Step:- create a model with extra fields which you want to add in Django default user model (in my case I created CustomUser


from django.db import models
from django.contrib.auth.models import AbstractUser
# Create your models here.

class CustomUser(AbstractUser):
    mobile_no = models.IntegerField(blank=True,null=True)
    date_of_birth = models.DateField(blank=True,null=True)

add in settings.py name of your model which you created in my case CustomUser is the user model. registred in setttings.py to make it the default user model,


AUTH_USER_MODEL = 'myapp.CustomUser'

finally registred CustomUser model in admin.py #admin.py

class CustomUserAdmin(admin.ModelAdmin):
    list_display = ("username","first_name","last_name","email","date_of_birth", "mobile_no")

then run command python manage.py makemigrations

then python manage.py migrate

then python manage.py createsuperuser

now you can see your model Default User model extended with (mobile_no ,date_of_birth)

enter image description here


This is what i do and it's in my opinion simplest way to do this. define an object manager for your new customized model then define your model.

from django.db import models
from django.contrib.auth.models import PermissionsMixin, AbstractBaseUser, BaseUserManager

class User_manager(BaseUserManager):
    def create_user(self, username, email, gender, nickname, password):
        email = self.normalize_email(email)
        user = self.model(username=username, email=email, gender=gender, nickname=nickname)
        return user

    def create_superuser(self, username, email, gender, password, nickname=None):
        user = self.create_user(username=username, email=email, gender=gender, nickname=nickname, password=password)
        user.is_superuser = True
        user.is_staff = True
        return user

  class User(PermissionsMixin, AbstractBaseUser):
    username = models.CharField(max_length=32, unique=True, )
    email = models.EmailField(max_length=32)
    gender_choices = [("M", "Male"), ("F", "Female"), ("O", "Others")]
    gender = models.CharField(choices=gender_choices, default="M", max_length=1)
    nickname = models.CharField(max_length=32, blank=True, null=True)

    is_active = models.BooleanField(default=True)
    is_staff = models.BooleanField(default=False)
    REQUIRED_FIELDS = ["email", "gender"]
    USERNAME_FIELD = "username"
    objects = User_manager()

    def __str__(self):
        return self.username

Dont forget to add this line of code in your settings.py:

AUTH_USER_MODEL = 'YourApp.User'

This is what i do and it always works.


I recommend Substituting a custom User model which is more customizable than Extending the existing User model.

Substituting a custom User model:

  • can add extra fields.
  • can remove default fields.
  • can change default username and password authentication to email and password authentication.
  • must be the 1st migration to database otherwise there is error.

*You can see my answer explaining how to set up email and password authentication with AbstractUser or AbstractBaseUser and PermissionsMixin and you can see my answer and my answer explaining the difference between AbstractUser and AbstractBaseUser.

Extending the existing User model:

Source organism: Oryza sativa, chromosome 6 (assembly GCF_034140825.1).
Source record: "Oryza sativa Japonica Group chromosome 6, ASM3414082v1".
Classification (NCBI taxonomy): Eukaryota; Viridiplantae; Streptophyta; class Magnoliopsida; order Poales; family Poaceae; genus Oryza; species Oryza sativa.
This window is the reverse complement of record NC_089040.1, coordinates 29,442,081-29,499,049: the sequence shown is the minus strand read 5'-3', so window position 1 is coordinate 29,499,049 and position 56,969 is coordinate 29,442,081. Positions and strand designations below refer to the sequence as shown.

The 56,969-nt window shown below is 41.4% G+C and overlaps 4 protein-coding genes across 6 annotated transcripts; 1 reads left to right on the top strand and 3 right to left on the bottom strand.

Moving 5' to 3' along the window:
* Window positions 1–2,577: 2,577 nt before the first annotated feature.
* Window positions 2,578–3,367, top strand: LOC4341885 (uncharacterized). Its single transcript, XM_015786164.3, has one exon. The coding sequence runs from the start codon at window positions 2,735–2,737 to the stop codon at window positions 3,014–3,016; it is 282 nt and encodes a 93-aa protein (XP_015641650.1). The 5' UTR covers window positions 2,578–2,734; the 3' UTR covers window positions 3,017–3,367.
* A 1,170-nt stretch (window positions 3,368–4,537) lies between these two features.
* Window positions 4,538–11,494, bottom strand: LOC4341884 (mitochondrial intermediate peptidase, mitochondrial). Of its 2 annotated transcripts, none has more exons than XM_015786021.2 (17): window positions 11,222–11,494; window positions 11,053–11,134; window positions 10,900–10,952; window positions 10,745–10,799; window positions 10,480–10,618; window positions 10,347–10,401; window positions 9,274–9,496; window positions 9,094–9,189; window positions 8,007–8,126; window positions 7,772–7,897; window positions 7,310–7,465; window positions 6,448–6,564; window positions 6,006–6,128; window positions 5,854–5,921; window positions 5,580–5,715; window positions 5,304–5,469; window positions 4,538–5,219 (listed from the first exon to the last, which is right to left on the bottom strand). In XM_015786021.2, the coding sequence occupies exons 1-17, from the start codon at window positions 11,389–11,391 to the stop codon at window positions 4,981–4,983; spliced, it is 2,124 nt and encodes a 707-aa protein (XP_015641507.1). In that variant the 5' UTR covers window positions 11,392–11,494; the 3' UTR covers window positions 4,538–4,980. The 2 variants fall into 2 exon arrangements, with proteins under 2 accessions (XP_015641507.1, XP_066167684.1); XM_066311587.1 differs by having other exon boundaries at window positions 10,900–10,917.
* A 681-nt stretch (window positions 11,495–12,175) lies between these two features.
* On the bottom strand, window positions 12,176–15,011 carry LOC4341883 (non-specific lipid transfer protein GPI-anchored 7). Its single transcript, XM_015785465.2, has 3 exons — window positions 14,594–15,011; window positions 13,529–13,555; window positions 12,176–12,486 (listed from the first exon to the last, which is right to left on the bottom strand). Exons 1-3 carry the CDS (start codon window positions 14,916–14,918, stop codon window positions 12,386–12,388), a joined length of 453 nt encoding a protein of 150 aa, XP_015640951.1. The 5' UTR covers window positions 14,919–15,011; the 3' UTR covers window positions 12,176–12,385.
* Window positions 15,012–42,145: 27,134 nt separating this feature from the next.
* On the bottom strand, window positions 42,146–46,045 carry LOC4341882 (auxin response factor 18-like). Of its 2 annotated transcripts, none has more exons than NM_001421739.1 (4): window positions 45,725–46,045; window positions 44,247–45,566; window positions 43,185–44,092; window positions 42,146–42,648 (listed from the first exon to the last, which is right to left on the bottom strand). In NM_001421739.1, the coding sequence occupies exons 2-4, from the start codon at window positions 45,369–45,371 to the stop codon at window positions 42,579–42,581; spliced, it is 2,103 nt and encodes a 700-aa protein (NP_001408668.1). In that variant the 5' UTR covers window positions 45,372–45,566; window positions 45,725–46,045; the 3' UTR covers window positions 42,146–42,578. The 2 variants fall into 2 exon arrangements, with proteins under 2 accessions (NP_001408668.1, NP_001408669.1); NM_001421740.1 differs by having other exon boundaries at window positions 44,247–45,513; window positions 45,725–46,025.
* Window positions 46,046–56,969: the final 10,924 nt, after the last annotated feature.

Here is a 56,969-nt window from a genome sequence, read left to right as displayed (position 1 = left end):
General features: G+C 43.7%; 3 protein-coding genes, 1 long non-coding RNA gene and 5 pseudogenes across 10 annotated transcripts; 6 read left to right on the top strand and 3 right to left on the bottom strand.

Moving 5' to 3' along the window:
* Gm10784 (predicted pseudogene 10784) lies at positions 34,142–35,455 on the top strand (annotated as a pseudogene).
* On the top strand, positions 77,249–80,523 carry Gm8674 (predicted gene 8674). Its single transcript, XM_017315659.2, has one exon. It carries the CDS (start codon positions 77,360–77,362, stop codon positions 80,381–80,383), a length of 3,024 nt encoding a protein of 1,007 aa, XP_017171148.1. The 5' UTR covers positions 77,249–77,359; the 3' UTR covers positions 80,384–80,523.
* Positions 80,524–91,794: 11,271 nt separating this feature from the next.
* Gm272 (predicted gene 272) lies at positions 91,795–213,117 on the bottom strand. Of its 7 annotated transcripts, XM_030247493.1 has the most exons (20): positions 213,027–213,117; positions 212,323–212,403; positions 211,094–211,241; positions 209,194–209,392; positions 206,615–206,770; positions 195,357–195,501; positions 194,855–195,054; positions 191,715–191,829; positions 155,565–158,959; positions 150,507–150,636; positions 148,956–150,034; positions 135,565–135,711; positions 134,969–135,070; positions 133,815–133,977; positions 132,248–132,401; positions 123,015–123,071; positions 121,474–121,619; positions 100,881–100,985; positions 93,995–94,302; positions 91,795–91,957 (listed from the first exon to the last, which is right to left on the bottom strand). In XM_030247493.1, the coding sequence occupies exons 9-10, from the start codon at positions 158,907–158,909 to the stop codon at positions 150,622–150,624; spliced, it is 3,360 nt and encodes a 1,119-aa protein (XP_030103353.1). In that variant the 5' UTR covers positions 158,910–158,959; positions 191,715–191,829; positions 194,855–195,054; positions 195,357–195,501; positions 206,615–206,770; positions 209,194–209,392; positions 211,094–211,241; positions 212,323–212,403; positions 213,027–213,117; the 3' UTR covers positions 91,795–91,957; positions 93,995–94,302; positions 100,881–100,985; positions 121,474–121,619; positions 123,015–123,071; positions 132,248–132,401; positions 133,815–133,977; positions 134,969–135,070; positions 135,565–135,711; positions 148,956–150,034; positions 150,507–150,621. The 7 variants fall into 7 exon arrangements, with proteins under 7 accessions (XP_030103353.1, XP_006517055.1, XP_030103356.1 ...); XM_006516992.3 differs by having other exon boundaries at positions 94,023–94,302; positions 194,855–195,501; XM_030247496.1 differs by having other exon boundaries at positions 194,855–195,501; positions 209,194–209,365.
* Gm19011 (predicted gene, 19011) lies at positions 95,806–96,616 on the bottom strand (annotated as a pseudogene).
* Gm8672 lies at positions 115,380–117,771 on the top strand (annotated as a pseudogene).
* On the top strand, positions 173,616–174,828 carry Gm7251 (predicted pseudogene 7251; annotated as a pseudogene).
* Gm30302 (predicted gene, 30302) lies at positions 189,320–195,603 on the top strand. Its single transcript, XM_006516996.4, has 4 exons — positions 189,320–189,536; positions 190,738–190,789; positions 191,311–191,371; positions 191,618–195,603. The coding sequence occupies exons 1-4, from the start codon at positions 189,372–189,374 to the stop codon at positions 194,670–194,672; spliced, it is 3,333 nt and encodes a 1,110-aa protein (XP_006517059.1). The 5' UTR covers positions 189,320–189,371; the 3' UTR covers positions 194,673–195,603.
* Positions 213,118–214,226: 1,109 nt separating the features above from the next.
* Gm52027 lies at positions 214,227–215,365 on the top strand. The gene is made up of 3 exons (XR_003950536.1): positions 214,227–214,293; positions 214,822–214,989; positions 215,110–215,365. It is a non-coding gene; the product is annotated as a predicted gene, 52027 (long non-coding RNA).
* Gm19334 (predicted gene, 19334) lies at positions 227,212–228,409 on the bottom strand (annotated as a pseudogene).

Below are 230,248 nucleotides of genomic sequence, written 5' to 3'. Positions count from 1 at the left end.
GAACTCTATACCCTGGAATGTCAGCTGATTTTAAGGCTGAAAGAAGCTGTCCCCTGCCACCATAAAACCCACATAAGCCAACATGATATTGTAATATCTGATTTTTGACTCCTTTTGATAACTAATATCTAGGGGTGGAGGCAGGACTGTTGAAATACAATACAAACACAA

• can add extra fields.
  • cannot remove default fields.
  • cannot change username and password authentication to email and password authentication.
  • doesn't need to be the 1st migration to database.

*You can see my answer explaining how to extend User model to add extra fields with OneToOneField().


Simple and effective approach is models.py

from django.contrib.auth.models import User
class CustomUser(User):
     profile_pic = models.ImageField(upload_to='...')
     other_field = models.CharField()
  • 1
    I would never use this solution. BUT as pure and really simplest solution this is the best and most correct for pure django way. Feb 26, 2021 at 13:45
  • @ilyasJumadurdyew , why will 'never use this solution'? You claim it is the best and most correct, hence expected you embrace it.
    – Gathide
    Jun 25, 2022 at 3:24
  • I prefer to use completely custom model, and since modern systems has back and front separetely you won't be able to login in old way, also django has uncontrolled multiple login problem (you can't prevent parallel login out of the box) Jun 27, 2022 at 4:00

Currently as of Django 2.2, the recommended way when starting a new project is to create a custom user model that inherits from AbstractUser, then point AUTH_USER_MODEL to the model.

Source: https://docs.djangoproject.com/en/2.2/topics/auth/customizing/#using-a-custom-user-model-when-starting-a-project


Try this:

Create a model called Profile and reference the user with a OneToOneField and provide an option of related_name.


from django.db import models
from django.contrib.auth.models import *
from django.dispatch import receiver
from django.db.models.signals import post_save

class Profile(models.Model):
    user = models.OneToOneField(User, on_delete=models.CASCADE, related_name='user_profile')

    def __str__(self):
        return self.user.username

@receiver(post_save, sender=User)
def create_profile(sender, instance, created, **kwargs):
        if created:
    except Exception as err:
        print('Error creating user profile!')

Now to directly access the profile using a User object you can use the related_name.


from django.http import HttpResponse

def home(request):
    profile = f'profile of {request.user.user_profile}'
    return HttpResponse(profile)